Have you ever felt that your constant use of electronic devices was causing physical pains? Maybe your eyes feel dry from too much screen time. Your elbows are strained. Or maybe you have sleep disorders. Are you worried that your fingers are being eroded by all that swiping and typing? Do you look prematurely aged because of your hunched posture?
Center for Technological Pain, Handsfree headset to liberate the users hands
Center for Technological Pain, Tranquility Cube
In these cases and many others, the Center for Technological Pain has the solution for you. Dasha Ilina, the CEO of the company, designed a series of stunning prototypes that promise to cure your tech-related ailments and even prevent them from appearing.
Instead of selling the miraculous contraptions at the high price they command, Ilina graciously offers small manuals that explain how to build them yourself using affordable materials.
Center for Technological Pain, Friction-Free Gloves leaflet
Center for Technological Pain, How To: Friction-Free Gloves
CTP even customized a series of self-defense techniques and published videos online to teach you how to help your friends and relatives battle tech addiction.
There’s obviously a lot of satire in Ilina’s work. There’s also far more sense that it might seem. After all, we’ve all seen the articles that warn us against sitting for hours in front of a laptop (some extravagantly call it “the new smoking”) or against looking down on your phone (it gives you a double chin, my dear!)
Dasha Ilina is currenty showing the CTP at the Gaîté Lyrique in Paris and this Summer she will be teaching her Self-Defense Against Technology moves at NØ School Nevers, a summer school for students, artists, designers, hackers, activists, educators and anyone who wish to engage in critical research around the social and environmental impacts of information and communication technologies.
I asked her to wear her CEO suit and give us lowdown on her promising start-up:
Hi Dasha! What i like about your project is that none of the objects you made would be useful to me (i think). Yet, the Center for Technological Pain drove me to think about the topic of health problems caused by digital technologies a lot. Whereas i would normally prefer to forget about the issue. What brought you to explore the idea of designing solutions to health problems caused by digital technologies? Did you feel there was a demand that wasn’t addressed?
I first started thinking about the relationship between health and technology when I started really looking around me and paying attention to my friends behind their desks, strangers on the streets or cafés and, in addition to that, when I heard endless complaining from my friends that spend all day behind their computers about their constant neck problems, or back pain etc. It wasn’t immediately clear to me to start creating these solutions, but I made one just to try and see what people think of it or how useful they find it. I wouldn’t say that this project was created out of a demand, per say, because I wasn’t making these objects to sell them or even to help people, at first that is.
When I first started working on CTP, it was mainly to come up with efficient, yet totally absurd objects that would serve more as a commentary, rather than design objects. Though there were moments when I considered making highly useful objects, but what’s the fun in that?
Dasha Ilina, Headset to Reduce Eye Dryness
How did you decide which objects to design? Was it the result of complains by people around you? Articles in newspapers?
A lot of the objects are results of either my own tech-pain, or of those around me. For example, the Friction-Free Gloves were a result of a complaint from a friend of mine, who told me that after working on her laptop with the trackpad all day and swiping on her phone, she feels discomfort in her fingertips, as if they’re almost sanding away. This wasn’t anything I ever experienced but she had told me about it after I had committed to create as many solutions as time allowed, so I made the Friction-Free Gloves, which protect your fingertips with sponges. As a nice bonus, since sponges are conductive they can easily be used on a smartphone screen, though not all sponges work super well.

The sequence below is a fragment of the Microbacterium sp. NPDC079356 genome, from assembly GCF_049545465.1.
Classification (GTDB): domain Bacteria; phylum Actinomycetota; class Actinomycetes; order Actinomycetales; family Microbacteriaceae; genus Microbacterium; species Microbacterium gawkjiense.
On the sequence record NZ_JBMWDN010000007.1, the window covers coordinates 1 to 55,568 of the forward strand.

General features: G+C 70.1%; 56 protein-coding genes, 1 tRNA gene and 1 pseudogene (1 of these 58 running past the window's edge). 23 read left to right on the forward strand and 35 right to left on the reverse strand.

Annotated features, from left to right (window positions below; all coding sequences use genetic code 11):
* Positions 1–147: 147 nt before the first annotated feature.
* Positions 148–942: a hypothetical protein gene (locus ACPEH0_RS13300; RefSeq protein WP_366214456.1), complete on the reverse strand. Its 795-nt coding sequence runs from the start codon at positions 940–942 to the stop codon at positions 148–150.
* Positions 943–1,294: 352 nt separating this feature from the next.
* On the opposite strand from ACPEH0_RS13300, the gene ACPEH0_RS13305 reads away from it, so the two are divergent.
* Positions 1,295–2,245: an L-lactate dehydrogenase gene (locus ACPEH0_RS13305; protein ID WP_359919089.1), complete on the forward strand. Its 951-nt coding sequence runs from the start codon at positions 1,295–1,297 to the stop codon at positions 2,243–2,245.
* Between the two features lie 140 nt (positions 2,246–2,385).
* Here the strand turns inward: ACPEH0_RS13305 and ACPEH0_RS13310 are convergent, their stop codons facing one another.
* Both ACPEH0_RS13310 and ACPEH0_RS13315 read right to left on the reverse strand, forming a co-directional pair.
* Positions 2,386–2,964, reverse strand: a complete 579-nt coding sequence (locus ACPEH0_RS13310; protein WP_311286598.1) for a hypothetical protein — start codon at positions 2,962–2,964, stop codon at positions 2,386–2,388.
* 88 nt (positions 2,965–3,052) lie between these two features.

So I’d say about half of the problems came from personal contributions, however a lot of the objects as solutions to the same problem, such as cubital tunnel, came from research. After I’d used up all of my knowledge of tech-pain, I started reading a lot of medical articles. One of my favorite outcomes from one of those articles is the Headset to Reduce Eye Dryness. I was trying to figure out why my eyes were getting so dry and tired after working on my computer, and one of the reasons was that, when looking at a screen, our brains are so occupied with trying to decipher the information on the screen that they forget to send the signal to our eyes to blink as often as we need to. So I thought why not make an object that will put some eye drops in your eyes, in case your brain gets distracted.
Center for Technological Pain, Handsfree headset to liberate the users hands
Center for Technological Pain, Stylus Helmet to Liberate Fingers
The accessories you created for the Center for Technological Pain are ironic and a bit ridiculous-looking. Besides, the risks the project explore sound quite benign so why should we take them seriously?
The objects are quite ridiculous, I agree. They become all the more ridiculous when worn, but the problems the solutions bring up are very real and could potentially lead to serious health problems if not treated early on. With the example of cubital tunnel I read that if the patient has the syndrome and doesn’t do anything to stop putting pressure on the elbow or straining it in general, it could lead to the loss of feeling in the fingertips. Of course, I don’t know how bad someone’s state needs to be in order for it to come to that, however reading about that about a year ago really made me wonder for the first time, whether, if not the objects, then at least CTP shining a light on these health problems lots of people don’t think about could help someone, for example in a preventive way.
The Focus Box. Image courtesy Dasha Ilina
The CTP hosts a series of workshops aimed at empowering and educating people of all ages on the topic of technology-related pain. Do participants come with their own real or imaginary health problems and the solutions to them? Could you take us through some of the most amusing/ingenious ideas and accessories others made during these workshops?